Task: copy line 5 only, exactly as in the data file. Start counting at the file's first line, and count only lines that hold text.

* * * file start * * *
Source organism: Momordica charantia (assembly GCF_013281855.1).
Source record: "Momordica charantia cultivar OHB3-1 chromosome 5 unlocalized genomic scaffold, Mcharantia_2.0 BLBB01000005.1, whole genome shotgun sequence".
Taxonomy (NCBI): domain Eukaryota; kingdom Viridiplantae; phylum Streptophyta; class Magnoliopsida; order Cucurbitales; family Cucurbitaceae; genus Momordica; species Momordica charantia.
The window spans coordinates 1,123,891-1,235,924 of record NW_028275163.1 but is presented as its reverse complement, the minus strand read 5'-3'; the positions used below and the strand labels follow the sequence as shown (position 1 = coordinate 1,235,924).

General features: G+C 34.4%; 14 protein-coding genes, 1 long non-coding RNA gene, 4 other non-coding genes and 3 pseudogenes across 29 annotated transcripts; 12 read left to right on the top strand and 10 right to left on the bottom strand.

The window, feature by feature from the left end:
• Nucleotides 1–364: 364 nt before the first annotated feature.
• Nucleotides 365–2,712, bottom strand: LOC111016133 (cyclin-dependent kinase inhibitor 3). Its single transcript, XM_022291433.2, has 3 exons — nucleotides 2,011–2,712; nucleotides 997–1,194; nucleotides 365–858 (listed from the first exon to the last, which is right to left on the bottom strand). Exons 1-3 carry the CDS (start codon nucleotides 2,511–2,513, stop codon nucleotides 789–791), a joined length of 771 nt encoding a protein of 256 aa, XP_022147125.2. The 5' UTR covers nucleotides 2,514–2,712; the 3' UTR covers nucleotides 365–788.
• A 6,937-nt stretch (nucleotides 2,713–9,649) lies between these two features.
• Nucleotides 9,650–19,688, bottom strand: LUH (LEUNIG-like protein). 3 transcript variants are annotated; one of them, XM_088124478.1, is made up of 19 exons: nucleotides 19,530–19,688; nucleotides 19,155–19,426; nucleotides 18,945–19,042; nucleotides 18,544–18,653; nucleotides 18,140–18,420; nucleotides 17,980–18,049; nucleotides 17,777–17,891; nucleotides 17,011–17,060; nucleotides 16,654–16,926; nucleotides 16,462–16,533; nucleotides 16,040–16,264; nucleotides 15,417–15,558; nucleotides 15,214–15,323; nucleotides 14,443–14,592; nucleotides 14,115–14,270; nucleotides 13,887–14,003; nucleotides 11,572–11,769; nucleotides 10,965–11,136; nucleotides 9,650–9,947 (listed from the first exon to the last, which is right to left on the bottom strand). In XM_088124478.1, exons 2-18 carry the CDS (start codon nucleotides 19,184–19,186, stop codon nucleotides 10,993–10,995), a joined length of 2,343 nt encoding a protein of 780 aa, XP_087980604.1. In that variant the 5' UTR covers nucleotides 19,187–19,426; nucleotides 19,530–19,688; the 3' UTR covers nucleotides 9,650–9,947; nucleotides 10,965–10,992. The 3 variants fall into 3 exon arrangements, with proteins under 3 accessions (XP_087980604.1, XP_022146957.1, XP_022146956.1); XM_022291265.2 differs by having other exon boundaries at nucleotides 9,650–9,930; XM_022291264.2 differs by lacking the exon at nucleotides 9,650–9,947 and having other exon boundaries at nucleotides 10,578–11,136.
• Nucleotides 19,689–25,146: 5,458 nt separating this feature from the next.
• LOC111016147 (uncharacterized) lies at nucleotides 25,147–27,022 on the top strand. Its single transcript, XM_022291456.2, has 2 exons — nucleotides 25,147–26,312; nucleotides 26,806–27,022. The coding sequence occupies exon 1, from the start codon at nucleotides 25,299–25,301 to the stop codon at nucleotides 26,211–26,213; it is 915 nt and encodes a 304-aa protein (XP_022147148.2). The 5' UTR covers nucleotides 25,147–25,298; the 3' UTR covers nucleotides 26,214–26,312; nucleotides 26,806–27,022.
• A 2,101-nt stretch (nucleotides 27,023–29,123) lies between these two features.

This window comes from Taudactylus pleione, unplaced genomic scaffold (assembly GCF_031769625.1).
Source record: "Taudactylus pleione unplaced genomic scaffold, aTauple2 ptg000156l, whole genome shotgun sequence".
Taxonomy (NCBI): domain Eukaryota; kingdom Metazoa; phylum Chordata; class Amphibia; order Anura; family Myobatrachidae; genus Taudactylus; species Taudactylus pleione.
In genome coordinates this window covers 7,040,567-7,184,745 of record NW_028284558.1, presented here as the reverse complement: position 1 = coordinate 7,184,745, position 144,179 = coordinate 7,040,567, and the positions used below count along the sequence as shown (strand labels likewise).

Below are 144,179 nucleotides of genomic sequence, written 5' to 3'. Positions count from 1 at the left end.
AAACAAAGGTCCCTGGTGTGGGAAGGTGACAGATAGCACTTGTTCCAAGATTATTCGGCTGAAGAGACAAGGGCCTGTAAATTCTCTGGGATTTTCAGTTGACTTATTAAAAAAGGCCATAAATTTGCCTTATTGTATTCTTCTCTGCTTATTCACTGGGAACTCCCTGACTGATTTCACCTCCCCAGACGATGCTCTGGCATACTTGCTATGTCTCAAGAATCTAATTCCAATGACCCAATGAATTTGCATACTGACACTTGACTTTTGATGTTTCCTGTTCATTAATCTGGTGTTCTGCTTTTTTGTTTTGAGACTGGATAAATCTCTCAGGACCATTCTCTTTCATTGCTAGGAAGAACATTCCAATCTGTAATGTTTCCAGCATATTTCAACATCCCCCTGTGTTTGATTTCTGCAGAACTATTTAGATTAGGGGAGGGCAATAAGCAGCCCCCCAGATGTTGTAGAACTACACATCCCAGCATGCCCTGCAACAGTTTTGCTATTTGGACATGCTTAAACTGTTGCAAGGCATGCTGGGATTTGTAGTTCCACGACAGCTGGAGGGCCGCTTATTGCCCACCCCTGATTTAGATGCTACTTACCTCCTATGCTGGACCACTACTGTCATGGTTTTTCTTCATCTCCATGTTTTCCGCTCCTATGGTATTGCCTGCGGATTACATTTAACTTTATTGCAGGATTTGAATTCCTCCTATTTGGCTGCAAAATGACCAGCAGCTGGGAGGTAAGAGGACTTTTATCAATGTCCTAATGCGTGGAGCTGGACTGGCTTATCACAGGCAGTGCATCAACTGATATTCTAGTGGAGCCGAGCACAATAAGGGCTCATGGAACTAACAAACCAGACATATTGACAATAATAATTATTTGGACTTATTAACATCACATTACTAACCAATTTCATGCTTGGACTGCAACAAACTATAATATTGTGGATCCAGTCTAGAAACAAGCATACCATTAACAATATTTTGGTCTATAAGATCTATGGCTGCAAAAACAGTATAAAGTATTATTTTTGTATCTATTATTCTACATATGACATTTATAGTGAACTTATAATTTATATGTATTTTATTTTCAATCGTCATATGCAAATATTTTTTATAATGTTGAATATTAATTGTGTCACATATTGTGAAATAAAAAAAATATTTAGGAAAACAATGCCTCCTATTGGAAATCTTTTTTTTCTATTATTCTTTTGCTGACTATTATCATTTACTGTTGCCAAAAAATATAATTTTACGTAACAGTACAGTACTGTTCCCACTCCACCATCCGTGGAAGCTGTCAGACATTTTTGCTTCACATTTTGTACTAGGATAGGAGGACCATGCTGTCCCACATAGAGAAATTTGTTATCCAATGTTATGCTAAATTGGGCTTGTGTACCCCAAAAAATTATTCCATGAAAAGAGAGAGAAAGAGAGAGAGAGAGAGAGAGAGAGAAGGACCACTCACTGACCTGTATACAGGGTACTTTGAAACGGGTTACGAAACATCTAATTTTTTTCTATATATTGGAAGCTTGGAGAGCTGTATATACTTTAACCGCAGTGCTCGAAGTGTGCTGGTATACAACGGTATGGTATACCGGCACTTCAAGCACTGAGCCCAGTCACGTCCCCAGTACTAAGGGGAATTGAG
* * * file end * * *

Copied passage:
General features: G+C 34.4%; 14 protein-coding genes, 1 long non-coding RNA gene, 4 other non-coding genes and 3 pseudogenes across 29 annotated transcripts; 12 read left to right on the top strand and 10 right to left on the bottom strand.